Equifax has submitted evidence of its compliance with both of these duties as concerns plaintiff's credit report. Ms. Fluellen's declaration establishes that Equifax has reasonable procedures in place to assure that the information it reports about consumers is accurate. Plaintiff submits no evidence that calls into question the reasonableness of those procedures or that suggests that Equifax failed to follow them in this case. Nor does plaintiff submit evidence to demonstrate that any of the items on his credit report were actually inaccurate. Although Equifax ultimately deleted two items that were disputed by plaintiff, the record does not indicate whether it did so because the items were inaccurate or merely because it was unable to verify them in the time period prescribed by the Act.

Similarly, Ms. Fluellen's declaration establishes that Equifax conducted a timely reinvestigation of the items disputed by plaintiff, verified the accuracy of most of the items, and deleted the others. Plaintiff points to a document annexed to his complaint as evidence that the National Mortgage account continued to appear on his credit report after Equifax notified him that it would be removed. On its face, the document appears to be a quarterly credit report addressed to plaintiff from an entity called "Credit Inform powered by Equifax" and dated December 19, 2003. It lists the delinquent National Mortgage account as an item that did not show any change during the quarter under review. However, plaintiff submits no testimony or sworn statements to establish the report's origin or to connect it with Equifax (which denies knowledge of Credit Inform). On its own, the report does not constitute competent evidence. In any event, the report purports to describe activity that occurred during the quarter preceding its date of issuance, which period one may reasonably infer encompasses July 2003 to September 2003. But plaintiff did not contact Equifax concerning the disputed items until October 20, 2003. Thus, it appears that the report describes the status of plaintiff's credit accounts during a period before plaintiff notified Equifax that he disputed certain items appearing on his credit report and Equifax reinvestigated those items.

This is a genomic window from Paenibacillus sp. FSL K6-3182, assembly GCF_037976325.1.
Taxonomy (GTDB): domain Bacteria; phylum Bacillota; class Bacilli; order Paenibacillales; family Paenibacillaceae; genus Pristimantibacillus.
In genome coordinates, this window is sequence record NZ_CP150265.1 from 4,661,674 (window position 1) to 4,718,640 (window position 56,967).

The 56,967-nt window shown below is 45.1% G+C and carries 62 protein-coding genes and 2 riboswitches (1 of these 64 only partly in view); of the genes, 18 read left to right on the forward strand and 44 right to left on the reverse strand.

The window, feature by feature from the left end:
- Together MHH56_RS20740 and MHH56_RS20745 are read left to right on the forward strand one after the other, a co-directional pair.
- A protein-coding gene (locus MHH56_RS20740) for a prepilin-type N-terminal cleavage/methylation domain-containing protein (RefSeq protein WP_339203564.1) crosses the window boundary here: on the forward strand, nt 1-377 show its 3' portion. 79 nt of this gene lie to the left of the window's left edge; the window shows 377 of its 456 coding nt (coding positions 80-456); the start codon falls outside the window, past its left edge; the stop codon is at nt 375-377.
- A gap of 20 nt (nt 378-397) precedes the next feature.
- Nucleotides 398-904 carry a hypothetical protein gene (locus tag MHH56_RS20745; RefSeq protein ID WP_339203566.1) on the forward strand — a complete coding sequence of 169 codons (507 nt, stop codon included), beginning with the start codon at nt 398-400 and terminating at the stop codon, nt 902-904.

In sum, with respect to plaintiff's FCRA claims, Equifax has satisfied its burden under Rule 56 and plaintiff has failed to satisfy his.

III. Truth in Lending Act Claim

The court need not consider whether notice of plaintiff's Truth in Lending Act claim was given in the complaint because the claim is plainly without merit. The Truth in Lending Act imposes liability only on creditors, not on consumer reporting agencies. Equifax is not a creditor within the meaning of the Truth in Lending Act. See 15 U.S.C. § 1602(f).


For the reasons set forth above, defendant Equifax's motion for summary judgment is granted and plaintiff's motion for summary judgment is denied. The Clerk of Court is directed to enter judgment accordingly and to close this case.


NINA GERSHON United States District Judge